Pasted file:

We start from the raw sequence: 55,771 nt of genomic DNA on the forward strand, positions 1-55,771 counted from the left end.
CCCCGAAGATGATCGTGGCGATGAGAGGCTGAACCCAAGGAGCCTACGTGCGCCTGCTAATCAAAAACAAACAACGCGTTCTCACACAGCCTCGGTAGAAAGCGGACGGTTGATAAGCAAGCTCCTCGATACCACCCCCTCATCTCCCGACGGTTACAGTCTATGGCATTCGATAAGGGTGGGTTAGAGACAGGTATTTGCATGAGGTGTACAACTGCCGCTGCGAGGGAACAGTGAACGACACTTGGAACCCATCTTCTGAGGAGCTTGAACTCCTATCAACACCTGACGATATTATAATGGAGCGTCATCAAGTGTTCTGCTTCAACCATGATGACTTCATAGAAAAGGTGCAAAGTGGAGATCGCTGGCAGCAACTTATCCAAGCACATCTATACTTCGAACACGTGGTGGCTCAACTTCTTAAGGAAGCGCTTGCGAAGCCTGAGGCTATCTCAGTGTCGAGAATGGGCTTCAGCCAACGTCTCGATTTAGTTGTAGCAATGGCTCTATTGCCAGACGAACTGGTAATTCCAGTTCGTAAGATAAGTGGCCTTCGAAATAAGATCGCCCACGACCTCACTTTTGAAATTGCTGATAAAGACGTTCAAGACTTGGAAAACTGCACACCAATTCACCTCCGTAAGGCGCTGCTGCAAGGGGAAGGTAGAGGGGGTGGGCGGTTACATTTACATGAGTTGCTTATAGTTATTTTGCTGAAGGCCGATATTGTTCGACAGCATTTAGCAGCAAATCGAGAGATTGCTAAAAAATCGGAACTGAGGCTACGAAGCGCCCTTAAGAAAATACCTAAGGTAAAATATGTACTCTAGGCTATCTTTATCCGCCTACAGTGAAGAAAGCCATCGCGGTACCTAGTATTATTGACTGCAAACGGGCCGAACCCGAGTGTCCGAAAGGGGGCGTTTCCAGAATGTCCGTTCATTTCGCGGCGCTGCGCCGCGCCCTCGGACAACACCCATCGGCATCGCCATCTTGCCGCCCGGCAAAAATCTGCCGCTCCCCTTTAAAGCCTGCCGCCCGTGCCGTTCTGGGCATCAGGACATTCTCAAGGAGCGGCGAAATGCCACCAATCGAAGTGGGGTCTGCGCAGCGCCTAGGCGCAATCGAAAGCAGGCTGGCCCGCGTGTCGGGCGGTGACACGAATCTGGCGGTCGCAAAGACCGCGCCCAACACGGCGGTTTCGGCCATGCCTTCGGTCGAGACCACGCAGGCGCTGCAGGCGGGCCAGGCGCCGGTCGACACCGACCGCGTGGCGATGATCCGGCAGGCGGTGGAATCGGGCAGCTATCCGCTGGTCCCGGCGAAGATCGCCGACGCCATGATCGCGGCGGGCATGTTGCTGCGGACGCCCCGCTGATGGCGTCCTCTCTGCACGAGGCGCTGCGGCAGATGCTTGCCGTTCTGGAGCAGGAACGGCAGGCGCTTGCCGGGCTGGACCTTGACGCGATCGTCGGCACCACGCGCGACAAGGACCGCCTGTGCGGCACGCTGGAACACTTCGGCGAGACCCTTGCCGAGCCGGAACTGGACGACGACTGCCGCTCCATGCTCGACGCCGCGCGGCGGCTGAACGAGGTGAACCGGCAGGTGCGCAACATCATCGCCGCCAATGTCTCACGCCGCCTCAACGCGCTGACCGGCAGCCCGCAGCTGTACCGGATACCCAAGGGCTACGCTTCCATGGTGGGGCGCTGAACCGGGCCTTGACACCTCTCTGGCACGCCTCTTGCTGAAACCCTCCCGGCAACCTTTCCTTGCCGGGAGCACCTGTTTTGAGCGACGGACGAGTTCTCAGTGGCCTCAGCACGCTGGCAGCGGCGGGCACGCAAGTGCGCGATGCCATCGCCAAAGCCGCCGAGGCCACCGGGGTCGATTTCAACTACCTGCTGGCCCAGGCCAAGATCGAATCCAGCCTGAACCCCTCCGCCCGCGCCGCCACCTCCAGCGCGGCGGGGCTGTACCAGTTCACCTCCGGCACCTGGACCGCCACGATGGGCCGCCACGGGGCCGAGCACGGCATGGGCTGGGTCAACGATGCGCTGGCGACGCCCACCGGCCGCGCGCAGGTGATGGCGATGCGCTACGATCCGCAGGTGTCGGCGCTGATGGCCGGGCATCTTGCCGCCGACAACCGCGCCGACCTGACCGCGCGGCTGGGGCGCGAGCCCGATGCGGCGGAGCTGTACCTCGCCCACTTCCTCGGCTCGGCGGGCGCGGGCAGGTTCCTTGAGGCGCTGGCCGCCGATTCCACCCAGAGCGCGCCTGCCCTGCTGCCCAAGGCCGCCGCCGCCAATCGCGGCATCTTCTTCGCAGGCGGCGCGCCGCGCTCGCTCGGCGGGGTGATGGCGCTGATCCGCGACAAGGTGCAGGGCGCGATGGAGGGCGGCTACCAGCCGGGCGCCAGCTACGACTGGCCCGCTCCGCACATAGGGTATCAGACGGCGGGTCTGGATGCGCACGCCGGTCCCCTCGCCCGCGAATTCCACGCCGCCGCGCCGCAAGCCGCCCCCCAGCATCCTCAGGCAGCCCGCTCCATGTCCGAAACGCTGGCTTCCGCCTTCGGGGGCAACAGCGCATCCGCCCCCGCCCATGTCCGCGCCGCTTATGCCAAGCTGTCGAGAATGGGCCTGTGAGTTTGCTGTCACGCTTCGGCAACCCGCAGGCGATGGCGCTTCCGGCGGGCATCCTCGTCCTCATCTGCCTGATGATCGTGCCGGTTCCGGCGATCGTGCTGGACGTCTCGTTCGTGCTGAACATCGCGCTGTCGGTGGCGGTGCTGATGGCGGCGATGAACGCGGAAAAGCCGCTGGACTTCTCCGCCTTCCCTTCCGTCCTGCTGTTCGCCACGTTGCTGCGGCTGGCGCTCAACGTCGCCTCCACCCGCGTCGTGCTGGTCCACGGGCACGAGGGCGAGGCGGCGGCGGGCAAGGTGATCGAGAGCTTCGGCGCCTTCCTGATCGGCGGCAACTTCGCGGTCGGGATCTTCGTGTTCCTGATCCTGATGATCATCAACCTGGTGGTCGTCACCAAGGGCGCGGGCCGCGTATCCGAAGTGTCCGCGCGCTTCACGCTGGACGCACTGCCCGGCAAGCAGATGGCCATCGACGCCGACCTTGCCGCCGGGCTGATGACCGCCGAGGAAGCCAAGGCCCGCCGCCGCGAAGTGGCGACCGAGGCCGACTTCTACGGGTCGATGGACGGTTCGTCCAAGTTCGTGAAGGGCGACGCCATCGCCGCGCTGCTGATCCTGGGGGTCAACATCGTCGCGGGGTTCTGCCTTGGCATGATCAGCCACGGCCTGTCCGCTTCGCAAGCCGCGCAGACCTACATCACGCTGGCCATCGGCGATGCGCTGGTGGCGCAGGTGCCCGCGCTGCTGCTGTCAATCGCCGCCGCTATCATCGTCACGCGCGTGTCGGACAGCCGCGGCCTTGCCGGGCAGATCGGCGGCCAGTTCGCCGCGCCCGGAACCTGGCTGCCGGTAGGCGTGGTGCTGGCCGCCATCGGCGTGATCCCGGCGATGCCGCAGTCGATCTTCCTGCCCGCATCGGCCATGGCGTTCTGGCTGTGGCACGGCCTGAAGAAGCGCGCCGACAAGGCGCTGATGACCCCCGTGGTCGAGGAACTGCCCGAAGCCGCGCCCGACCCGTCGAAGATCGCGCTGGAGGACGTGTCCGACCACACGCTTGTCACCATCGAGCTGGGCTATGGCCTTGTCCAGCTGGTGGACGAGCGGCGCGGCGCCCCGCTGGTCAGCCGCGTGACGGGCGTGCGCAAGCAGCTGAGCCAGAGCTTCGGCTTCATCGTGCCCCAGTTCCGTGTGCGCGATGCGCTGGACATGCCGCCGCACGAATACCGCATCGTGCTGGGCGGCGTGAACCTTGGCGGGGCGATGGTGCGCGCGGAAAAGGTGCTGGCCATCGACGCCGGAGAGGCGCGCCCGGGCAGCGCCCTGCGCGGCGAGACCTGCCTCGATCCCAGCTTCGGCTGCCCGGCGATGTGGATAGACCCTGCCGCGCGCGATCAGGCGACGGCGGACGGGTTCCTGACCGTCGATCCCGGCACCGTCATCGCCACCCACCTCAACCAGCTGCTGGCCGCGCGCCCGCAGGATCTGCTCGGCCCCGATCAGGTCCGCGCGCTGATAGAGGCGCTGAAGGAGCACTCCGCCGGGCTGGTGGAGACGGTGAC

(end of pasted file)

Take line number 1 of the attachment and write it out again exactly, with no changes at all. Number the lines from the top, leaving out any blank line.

We start from the raw sequence: 55,771 nt of genomic DNA on the forward strand, positions 1-55,771 counted from the left end.